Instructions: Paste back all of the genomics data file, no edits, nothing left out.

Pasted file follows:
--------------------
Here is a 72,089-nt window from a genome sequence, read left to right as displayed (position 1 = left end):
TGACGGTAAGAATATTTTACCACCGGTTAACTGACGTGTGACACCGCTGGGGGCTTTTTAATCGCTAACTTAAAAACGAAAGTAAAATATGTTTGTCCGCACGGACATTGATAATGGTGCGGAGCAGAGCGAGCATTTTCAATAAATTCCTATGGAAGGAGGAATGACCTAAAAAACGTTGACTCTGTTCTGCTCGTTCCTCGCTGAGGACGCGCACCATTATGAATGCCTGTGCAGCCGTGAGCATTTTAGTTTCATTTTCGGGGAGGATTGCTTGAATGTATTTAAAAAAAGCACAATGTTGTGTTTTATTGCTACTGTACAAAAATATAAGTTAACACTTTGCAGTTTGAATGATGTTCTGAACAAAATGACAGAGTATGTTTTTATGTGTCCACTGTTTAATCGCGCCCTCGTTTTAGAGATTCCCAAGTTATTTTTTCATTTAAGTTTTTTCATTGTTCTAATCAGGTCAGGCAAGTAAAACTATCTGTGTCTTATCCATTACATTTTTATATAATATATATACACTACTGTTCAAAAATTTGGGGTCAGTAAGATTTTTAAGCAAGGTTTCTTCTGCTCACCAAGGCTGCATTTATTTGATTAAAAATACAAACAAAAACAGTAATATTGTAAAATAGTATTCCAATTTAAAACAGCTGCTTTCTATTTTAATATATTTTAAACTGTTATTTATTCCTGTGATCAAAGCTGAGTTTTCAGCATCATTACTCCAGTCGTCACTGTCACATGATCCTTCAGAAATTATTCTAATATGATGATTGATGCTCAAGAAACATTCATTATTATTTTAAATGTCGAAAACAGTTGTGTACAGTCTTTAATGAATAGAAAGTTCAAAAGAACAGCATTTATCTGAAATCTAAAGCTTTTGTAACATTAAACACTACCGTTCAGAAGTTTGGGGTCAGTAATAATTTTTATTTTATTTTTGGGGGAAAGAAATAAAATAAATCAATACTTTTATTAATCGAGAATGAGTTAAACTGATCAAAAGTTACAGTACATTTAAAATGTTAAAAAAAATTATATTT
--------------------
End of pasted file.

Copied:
Here is a 72,089-nt window from a genome sequence, read left to right as displayed (position 1 = left end):
TGACGGTAAGAATATTTTACCACCGGTTAACTGACGTGTGACACCGCTGGGGGCTTTTTAATCGCTAACTTAAAAACGAAAGTAAAATATGTTTGTCCGCACGGACATTGATAATGGTGCGGAGCAGAGCGAGCATTTTCAATAAATTCCTATGGAAGGAGGAATGACCTAAAAAACGTTGACTCTGTTCTGCTCGTTCCTCGCTGAGGACGCGCACCATTATGAATGCCTGTGCAGCCGTGAGCATTTTAGTTTCATTTTCGGGGAGGATTGCTTGAATGTATTTAAAAAAAGCACAATGTTGTGTTTTATTGCTACTGTACAAAAATATAAGTTAACACTTTGCAGTTTGAATGATGTTCTGAACAAAATGACAGAGTATGTTTTTATGTGTCCACTGTTTAATCGCGCCCTCGTTTTAGAGATTCCCAAGTTATTTTTTCATTTAAGTTTTTTCATTGTTCTAATCAGGTCAGGCAAGTAAAACTATCTGTGTCTTATCCATTACATTTTTATATAATATATATACACTACTGTTCAAAAATTTGGGGTCAGTAAGATTTTTAAGCAAGGTTTCTTCTGCTCACCAAGGCTGCATTTATTTGATTAAAAATACAAACAAAAACAGTAATATTGTAAAATAGTATTCCAATTTAAAACAGCTGCTTTCTATTTTAATATATTTTAAACTGTTATTTATTCCTGTGATCAAAGCTGAGTTTTCAGCATCATTACTCCAGTCGTCACTGTCACATGATCCTTCAGAAATTATTCTAATATGATGATTGATGCTCAAGAAACATTCATTATTATTTTAAATGTCGAAAACAGTTGTGTACAGTCTTTAATGAATAGAAAGTTCAAAAGAACAGCATTTATCTGAAATCTAAAGCTTTTGTAACATTAAACACTACCGTTCAGAAGTTTGGGGTCAGTAATAATTTTTATTTTATTTTTGGGGGAAAGAAATAAAATAAATCAATACTTTTATTAATCGAGAATGAGTTAAACTGATCAAAAGTTACAGTACATTTAAAATGTTAAAAAAAATTATATTT